It demonstrated what a few individuals really need to manage in ordinary life. While at this movie there were numerous scenes that were exceptionally scandalous for me. Numerous issues in this movie need to manage how one envisions oneself. This is an elegantly composed movie despite the fact that it demonstrates reality behind oppressive family units. In this movie, Precious needs to manage numerous things; that no young person ought to need to confront.
Amanda, Tom’s mother, depends on him to support the family ever since Amanda’s husband left. This makes Amanda uptight and strict about Tom staying on top of his job so that they can have an income: "What right have you got to jeopardize your job? Jeopardize the security of us all? How do you think we’d manage" (3.23). In these situations, however, Tom shuts down and tries to ignore her or avoid the topic, because Tom’s dreams do not a-line with Amanda’s needs.
Since there were so many “young men her father had driven away,” it can be inferred that Emily’s father was a very unwelcoming man who did not believe any male was good enough to meet the Grierson standards (Faulkner 55). As stated by Victor Strandberg, “driving away her suitors so as to keep her housekeeping services for himself, Emily 's father has ruined her chances for a normal life” (par. 3). After the death of Mr. Grierson, all that Emily had left was herself and the house because of the seclusion her father created. However, she could have willingly escaped this confinement because her father was no longer there to set rules for her.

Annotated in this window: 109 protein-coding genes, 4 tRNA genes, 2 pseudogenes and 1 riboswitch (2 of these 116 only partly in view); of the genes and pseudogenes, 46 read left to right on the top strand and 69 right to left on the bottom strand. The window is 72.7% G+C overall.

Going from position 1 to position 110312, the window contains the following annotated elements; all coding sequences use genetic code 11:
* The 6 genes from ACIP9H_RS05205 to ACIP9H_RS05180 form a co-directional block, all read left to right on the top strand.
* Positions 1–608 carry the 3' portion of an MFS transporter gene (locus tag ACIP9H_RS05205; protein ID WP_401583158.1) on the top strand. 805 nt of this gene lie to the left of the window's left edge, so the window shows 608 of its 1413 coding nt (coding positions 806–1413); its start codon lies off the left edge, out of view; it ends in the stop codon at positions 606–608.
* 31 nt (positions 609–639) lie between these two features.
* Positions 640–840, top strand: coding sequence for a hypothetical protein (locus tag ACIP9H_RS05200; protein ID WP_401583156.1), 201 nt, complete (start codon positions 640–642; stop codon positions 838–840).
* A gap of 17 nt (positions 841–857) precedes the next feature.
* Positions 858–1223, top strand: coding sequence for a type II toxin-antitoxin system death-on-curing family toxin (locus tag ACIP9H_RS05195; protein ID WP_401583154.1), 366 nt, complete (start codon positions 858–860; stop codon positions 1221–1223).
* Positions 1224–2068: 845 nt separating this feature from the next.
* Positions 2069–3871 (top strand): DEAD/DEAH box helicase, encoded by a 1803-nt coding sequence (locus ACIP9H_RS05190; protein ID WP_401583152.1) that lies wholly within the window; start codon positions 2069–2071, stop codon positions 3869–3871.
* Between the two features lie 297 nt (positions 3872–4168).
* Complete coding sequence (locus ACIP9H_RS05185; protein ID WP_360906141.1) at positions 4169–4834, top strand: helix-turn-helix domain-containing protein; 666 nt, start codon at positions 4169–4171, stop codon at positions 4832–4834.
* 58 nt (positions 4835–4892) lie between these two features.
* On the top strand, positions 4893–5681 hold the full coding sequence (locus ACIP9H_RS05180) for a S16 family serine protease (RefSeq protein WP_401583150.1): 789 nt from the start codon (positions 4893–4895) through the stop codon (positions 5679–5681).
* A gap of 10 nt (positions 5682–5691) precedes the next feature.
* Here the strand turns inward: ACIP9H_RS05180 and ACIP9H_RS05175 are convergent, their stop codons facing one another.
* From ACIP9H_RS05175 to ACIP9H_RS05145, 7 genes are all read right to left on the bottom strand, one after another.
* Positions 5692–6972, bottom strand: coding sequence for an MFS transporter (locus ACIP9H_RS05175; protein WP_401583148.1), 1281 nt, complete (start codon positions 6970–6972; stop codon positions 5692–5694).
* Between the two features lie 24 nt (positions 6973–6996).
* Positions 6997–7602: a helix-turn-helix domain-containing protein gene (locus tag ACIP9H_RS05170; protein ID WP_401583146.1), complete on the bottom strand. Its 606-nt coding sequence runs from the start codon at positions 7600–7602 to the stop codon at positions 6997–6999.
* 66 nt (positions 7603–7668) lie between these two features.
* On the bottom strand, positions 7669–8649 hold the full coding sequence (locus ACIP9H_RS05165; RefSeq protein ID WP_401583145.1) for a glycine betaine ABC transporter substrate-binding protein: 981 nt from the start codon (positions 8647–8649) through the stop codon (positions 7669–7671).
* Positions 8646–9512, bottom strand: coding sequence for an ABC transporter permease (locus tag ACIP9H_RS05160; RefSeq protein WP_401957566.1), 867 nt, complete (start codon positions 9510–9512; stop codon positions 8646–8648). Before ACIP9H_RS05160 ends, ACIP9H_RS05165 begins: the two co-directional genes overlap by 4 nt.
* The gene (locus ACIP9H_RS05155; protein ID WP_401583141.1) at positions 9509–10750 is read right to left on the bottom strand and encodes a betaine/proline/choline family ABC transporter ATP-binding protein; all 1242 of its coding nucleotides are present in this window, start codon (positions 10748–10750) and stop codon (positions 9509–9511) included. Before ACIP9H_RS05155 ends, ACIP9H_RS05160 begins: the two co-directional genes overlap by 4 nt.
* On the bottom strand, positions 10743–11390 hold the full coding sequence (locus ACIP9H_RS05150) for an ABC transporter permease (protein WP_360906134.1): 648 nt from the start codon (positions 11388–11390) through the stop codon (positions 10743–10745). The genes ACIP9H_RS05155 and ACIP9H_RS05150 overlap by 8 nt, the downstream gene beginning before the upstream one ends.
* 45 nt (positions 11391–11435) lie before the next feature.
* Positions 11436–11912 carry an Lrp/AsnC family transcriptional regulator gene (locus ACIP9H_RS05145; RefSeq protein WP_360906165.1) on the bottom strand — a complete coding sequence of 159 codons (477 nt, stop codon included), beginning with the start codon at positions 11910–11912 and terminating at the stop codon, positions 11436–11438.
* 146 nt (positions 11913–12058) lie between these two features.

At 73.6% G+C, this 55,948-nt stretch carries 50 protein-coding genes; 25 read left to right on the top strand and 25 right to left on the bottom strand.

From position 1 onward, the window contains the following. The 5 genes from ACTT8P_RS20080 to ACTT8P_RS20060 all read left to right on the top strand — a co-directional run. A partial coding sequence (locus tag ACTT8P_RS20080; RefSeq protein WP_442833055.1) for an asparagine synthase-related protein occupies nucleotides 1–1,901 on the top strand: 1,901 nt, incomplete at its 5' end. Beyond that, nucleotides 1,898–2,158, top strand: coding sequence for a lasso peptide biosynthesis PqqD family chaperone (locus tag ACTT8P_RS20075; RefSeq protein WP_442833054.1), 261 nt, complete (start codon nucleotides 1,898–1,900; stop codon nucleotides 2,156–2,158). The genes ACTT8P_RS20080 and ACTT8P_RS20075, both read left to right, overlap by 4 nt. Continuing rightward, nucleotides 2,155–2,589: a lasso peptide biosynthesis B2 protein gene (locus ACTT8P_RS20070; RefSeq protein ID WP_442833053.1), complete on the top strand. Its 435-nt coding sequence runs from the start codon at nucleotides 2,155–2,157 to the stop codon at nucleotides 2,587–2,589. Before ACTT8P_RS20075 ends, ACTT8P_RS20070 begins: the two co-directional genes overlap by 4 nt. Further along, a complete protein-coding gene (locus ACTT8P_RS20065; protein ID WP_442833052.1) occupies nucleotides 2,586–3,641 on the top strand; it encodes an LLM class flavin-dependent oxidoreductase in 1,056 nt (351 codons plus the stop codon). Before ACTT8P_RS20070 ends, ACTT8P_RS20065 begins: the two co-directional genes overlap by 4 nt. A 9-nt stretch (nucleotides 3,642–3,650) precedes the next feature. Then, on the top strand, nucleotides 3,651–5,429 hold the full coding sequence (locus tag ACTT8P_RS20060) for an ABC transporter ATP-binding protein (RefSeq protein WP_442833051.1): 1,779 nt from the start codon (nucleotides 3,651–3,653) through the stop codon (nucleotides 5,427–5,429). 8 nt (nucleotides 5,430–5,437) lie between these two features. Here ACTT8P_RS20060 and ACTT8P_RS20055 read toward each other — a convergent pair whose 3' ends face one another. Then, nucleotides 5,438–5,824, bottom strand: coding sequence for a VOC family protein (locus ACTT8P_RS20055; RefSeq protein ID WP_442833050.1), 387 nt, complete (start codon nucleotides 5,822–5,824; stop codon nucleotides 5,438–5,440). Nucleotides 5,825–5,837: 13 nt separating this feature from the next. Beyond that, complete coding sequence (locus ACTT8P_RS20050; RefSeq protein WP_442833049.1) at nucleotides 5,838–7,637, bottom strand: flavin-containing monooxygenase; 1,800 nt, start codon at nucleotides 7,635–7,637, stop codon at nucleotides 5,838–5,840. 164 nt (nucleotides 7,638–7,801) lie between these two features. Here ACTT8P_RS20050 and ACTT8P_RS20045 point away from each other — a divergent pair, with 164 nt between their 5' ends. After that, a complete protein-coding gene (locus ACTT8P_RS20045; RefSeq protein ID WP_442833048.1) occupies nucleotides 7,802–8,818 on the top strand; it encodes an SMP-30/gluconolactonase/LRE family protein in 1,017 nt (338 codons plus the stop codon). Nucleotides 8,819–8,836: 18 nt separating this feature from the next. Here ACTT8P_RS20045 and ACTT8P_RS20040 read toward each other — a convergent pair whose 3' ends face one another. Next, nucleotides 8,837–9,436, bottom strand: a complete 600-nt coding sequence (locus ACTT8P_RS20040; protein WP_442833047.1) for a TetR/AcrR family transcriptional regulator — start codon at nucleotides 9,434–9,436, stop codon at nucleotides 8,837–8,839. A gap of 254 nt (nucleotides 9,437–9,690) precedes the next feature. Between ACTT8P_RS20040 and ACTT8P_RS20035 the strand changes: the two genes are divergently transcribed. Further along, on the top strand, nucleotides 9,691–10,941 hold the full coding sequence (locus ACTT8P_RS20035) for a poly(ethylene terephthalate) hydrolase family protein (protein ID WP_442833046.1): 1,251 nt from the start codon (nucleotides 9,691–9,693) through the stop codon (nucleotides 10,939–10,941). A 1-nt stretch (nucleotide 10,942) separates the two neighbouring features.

Scenes including an interpreter are challenging to dub since the target language becomes the main language of communication in the dubbed version, “thereby not only creating an unnatural communication, but also rendering one professional figure utterly superfluous, namely the interpreter” (208). In fact, as also pointed out by Dwyer, the character of an interpreter in a film becomes unnecessary if a multilingual dialogue in which he intervenes is dubbed in a single language (299). By fictionalising such characters, filmmakers would seek to make films that are impossible to dub (Ibid). Because they are particularly challenging for translation, some link multilingual films and the concept of “untranslatability” (Ibid 305). This does not mean that they cannot be translated, but rather that a good translation is really hard to achieve due to the inherent peculiarities of each language and
Abby, feels unsafe around her dad and feels that her mother does not support her. The fact that Randy is disrespectful to Abby every time he drinks, it has made Abby not to trust her dad. For that reason, their daughter and father relationship is already damaged. Dad is not aware of his behavior when he is drunk, and even though he apologized before, his actions has already